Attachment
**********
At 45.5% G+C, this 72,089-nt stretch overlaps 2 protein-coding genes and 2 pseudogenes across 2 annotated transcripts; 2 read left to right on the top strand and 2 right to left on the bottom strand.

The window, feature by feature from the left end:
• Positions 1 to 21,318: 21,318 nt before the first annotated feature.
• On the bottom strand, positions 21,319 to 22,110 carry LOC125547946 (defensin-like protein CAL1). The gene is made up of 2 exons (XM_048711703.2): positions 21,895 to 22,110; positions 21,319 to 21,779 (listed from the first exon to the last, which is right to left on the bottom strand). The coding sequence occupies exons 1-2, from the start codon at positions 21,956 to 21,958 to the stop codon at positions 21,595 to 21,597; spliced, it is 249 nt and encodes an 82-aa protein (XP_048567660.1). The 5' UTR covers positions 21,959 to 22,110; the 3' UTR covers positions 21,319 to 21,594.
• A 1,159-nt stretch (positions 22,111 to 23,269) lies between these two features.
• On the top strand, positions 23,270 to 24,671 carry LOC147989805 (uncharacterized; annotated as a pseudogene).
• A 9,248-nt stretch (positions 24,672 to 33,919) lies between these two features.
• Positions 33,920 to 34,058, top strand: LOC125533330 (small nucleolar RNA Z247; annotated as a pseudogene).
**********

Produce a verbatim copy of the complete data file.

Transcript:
At 45.5% G+C, this 72,089-nt stretch overlaps 2 protein-coding genes and 2 pseudogenes across 2 annotated transcripts; 2 read left to right on the top strand and 2 right to left on the bottom strand.

The window, feature by feature from the left end:
• Positions 1 to 21,318: 21,318 nt before the first annotated feature.
• On the bottom strand, positions 21,319 to 22,110 carry LOC125547946 (defensin-like protein CAL1). The gene is made up of 2 exons (XM_048711703.2): positions 21,895 to 22,110; positions 21,319 to 21,779 (listed from the first exon to the last, which is right to left on the bottom strand). The coding sequence occupies exons 1-2, from the start codon at positions 21,956 to 21,958 to the stop codon at positions 21,595 to 21,597; spliced, it is 249 nt and encodes an 82-aa protein (XP_048567660.1). The 5' UTR covers positions 21,959 to 22,110; the 3' UTR covers positions 21,319 to 21,594.
• A 1,159-nt stretch (positions 22,111 to 23,269) lies between these two features.
• On the top strand, positions 23,270 to 24,671 carry LOC147989805 (uncharacterized; annotated as a pseudogene).
• A 9,248-nt stretch (positions 24,672 to 33,919) lies between these two features.
• Positions 33,920 to 34,058, top strand: LOC125533330 (small nucleolar RNA Z247; annotated as a pseudogene).